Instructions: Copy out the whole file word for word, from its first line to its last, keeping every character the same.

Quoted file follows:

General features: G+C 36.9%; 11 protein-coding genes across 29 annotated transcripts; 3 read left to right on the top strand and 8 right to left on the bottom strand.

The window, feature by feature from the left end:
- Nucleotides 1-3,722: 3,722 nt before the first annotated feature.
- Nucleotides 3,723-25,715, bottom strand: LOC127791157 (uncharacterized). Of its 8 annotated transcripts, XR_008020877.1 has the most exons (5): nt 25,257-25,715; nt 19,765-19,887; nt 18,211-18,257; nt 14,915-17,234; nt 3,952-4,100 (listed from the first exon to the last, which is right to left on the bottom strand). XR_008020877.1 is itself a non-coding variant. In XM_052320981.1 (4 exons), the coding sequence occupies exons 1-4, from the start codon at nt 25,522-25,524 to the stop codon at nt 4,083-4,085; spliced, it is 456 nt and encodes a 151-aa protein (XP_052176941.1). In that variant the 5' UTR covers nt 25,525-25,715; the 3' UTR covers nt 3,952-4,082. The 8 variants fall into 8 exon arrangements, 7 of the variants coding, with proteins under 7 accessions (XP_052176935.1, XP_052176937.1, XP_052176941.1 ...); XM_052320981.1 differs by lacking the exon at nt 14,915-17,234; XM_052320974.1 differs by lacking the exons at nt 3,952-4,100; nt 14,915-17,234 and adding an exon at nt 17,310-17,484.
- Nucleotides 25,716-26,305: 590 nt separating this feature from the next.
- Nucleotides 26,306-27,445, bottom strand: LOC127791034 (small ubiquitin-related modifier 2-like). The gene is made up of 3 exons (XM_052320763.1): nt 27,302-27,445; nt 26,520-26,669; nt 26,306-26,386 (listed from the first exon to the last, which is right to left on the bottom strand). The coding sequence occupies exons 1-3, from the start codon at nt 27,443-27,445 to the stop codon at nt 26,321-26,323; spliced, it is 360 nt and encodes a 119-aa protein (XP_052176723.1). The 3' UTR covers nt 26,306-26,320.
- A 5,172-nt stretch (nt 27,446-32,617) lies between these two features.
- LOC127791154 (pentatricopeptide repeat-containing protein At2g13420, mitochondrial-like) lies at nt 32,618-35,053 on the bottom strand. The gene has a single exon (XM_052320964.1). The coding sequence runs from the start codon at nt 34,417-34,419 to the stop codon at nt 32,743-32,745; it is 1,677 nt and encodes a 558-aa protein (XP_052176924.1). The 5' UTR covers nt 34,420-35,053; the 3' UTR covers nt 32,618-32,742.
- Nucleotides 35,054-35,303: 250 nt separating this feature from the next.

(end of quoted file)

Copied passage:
General features: G+C 36.9%; 11 protein-coding genes across 29 annotated transcripts; 3 read left to right on the top strand and 8 right to left on the bottom strand.

The window, feature by feature from the left end:
- Nucleotides 1-3,722: 3,722 nt before the first annotated feature.
- Nucleotides 3,723-25,715, bottom strand: LOC127791157 (uncharacterized). Of its 8 annotated transcripts, XR_008020877.1 has the most exons (5): nt 25,257-25,715; nt 19,765-19,887; nt 18,211-18,257; nt 14,915-17,234; nt 3,952-4,100 (listed from the first exon to the last, which is right to left on the bottom strand). XR_008020877.1 is itself a non-coding variant. In XM_052320981.1 (4 exons), the coding sequence occupies exons 1-4, from the start codon at nt 25,522-25,524 to the stop codon at nt 4,083-4,085; spliced, it is 456 nt and encodes a 151-aa protein (XP_052176941.1). In that variant the 5' UTR covers nt 25,525-25,715; the 3' UTR covers nt 3,952-4,082. The 8 variants fall into 8 exon arrangements, 7 of the variants coding, with proteins under 7 accessions (XP_052176935.1, XP_052176937.1, XP_052176941.1 ...); XM_052320981.1 differs by lacking the exon at nt 14,915-17,234; XM_052320974.1 differs by lacking the exons at nt 3,952-4,100; nt 14,915-17,234 and adding an exon at nt 17,310-17,484.
- Nucleotides 25,716-26,305: 590 nt separating this feature from the next.
- Nucleotides 26,306-27,445, bottom strand: LOC127791034 (small ubiquitin-related modifier 2-like). The gene is made up of 3 exons (XM_052320763.1): nt 27,302-27,445; nt 26,520-26,669; nt 26,306-26,386 (listed from the first exon to the last, which is right to left on the bottom strand). The coding sequence occupies exons 1-3, from the start codon at nt 27,443-27,445 to the stop codon at nt 26,321-26,323; spliced, it is 360 nt and encodes a 119-aa protein (XP_052176723.1). The 3' UTR covers nt 26,306-26,320.
- A 5,172-nt stretch (nt 27,446-32,617) lies between these two features.
- LOC127791154 (pentatricopeptide repeat-containing protein At2g13420, mitochondrial-like) lies at nt 32,618-35,053 on the bottom strand. The gene has a single exon (XM_052320964.1). The coding sequence runs from the start codon at nt 34,417-34,419 to the stop codon at nt 32,743-32,745; it is 1,677 nt and encodes a 558-aa protein (XP_052176924.1). The 5' UTR covers nt 34,420-35,053; the 3' UTR covers nt 32,618-32,742.
- Nucleotides 35,054-35,303: 250 nt separating this feature from the next.